Maritime Energy Resources in Asia: Rising Tensions over Critical Marine Resources (NBR Special Report no.35, pp1-10)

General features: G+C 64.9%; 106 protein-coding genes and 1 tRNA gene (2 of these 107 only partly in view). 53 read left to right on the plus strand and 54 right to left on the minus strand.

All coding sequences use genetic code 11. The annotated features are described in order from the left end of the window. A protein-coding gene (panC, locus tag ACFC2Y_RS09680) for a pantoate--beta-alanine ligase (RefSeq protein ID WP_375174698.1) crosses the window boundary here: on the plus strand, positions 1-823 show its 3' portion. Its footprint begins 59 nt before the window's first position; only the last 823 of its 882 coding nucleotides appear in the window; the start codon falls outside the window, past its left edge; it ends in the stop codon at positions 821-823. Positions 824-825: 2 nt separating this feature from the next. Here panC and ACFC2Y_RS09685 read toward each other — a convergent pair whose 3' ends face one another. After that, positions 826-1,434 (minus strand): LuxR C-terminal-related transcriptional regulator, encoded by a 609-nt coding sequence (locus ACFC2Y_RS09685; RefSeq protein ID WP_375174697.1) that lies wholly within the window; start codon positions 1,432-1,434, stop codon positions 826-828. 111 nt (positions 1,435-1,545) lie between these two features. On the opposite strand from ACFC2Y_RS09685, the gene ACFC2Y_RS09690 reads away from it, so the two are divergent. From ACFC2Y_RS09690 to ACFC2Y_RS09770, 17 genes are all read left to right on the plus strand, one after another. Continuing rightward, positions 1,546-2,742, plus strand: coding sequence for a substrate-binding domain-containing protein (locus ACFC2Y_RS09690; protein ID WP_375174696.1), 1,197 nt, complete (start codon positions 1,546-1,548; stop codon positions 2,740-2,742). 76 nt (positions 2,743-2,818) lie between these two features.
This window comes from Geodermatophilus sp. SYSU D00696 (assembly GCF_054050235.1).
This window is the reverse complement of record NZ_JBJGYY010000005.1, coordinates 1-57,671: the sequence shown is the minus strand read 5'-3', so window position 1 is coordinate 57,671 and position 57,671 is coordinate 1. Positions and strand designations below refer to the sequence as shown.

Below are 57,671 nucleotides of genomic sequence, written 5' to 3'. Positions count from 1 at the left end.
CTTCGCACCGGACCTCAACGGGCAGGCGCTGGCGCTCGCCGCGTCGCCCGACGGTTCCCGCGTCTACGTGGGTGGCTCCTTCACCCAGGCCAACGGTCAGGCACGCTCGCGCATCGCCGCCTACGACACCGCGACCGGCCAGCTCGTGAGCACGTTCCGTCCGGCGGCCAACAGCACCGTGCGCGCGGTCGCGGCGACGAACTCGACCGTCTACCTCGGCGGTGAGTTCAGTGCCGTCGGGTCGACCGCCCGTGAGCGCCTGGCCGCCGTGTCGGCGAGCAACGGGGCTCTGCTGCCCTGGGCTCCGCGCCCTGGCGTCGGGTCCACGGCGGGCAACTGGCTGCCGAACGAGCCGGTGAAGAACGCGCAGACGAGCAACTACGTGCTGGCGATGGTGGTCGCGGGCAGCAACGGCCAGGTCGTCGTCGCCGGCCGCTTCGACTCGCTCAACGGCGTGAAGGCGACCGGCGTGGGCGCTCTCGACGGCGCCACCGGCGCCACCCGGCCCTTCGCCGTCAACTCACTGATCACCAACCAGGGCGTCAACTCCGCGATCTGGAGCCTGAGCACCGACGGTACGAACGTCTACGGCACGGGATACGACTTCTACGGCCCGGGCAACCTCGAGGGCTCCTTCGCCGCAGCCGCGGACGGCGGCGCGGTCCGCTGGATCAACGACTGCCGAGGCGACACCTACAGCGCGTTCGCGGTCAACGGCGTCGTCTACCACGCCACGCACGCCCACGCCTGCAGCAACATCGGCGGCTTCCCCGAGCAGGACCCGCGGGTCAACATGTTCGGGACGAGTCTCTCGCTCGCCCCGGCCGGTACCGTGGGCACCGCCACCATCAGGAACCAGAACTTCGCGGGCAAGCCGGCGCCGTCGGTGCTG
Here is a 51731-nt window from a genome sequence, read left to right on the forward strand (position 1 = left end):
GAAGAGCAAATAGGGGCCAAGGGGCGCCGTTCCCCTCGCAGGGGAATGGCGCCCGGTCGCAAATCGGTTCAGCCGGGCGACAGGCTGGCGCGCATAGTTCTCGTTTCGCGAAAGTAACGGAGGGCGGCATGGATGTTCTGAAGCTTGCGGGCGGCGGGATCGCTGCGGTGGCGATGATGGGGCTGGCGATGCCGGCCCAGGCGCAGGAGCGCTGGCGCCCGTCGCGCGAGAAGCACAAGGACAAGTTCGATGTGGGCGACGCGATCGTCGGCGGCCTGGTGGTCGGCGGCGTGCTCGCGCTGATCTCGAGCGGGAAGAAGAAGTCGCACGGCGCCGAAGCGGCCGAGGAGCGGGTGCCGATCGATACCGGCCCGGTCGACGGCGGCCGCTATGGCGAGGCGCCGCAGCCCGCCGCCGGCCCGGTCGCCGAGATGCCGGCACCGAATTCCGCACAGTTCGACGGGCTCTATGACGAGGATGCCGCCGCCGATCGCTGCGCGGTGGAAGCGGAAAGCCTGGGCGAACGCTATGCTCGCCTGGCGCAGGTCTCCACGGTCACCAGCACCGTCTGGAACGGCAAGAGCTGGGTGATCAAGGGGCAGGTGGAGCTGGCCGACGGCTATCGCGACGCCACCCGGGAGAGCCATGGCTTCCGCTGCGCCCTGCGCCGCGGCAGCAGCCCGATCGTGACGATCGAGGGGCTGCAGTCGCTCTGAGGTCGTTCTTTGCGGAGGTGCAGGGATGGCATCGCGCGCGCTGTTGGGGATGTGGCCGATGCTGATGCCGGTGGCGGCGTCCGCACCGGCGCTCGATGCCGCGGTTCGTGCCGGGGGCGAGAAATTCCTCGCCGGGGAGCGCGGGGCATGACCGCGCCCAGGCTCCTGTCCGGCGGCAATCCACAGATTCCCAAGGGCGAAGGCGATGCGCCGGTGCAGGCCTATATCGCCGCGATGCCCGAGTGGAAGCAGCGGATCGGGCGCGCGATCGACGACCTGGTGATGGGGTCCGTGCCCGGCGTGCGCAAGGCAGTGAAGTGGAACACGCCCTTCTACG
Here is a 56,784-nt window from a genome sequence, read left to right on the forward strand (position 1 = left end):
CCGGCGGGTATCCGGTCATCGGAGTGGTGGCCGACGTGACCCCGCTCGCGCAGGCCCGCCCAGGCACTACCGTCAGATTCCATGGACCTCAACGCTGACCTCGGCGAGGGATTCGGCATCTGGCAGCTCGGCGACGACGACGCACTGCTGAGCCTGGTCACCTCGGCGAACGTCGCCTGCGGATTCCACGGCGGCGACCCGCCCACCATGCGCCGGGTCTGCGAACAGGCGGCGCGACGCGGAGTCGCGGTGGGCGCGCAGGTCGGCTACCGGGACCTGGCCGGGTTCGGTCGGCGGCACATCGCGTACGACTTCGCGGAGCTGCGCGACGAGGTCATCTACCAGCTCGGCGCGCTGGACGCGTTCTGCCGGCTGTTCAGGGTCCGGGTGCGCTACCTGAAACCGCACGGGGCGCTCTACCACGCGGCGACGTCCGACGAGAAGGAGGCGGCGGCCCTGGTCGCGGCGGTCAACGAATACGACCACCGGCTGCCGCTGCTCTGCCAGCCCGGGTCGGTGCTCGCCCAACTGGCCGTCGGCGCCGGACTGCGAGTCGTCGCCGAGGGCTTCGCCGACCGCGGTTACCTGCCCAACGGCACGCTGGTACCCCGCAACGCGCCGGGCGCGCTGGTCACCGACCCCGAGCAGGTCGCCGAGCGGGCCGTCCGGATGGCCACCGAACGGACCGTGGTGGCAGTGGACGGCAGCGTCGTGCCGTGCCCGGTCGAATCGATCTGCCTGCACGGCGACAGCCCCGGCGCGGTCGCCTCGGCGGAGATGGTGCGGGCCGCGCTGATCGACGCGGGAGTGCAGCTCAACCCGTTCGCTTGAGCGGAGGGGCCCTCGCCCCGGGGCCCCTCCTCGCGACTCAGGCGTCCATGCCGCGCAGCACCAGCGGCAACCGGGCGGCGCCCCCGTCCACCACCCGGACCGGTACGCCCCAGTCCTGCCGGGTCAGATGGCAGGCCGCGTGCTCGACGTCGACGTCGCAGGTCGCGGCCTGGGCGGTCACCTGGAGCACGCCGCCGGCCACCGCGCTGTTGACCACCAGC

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Recent months have witnessed escalating tensions among the coastal states of East and Southeast Asia over the broad offshore areas that are subject to competing maritime claims. These developments have featured increasingly robust “diplomatic” exchanges, including multiple claims and counterclaims together with protest notes and counterprotests being lodged with the United Nations secretary-general, and, perhaps most worryingly, a number of confrontations at sea. The latter incidents have, notably and alarmingly, featured several interventions on the part of the vessels of one state designed to prevent oil exploration activities by other claimant states. These activities serve to underscore the widely held view that the territorial and maritime disputes that have long plagued the East China Sea, South China Sea, and Gulf of Thailand have a strong marine resource, particularly seabed energy resource, dimension. Indeed, these long-standing territorial and maritime disputes are set against the backdrop of persistent perceptions on the part of claimant states that valuable and increasingly urgently needed marine resources are at stake and potentially at risk. An additional source of disquiet in this context is that the states involved have also been engaged in rapid, sustained, and arguably competitive military modernization efforts.
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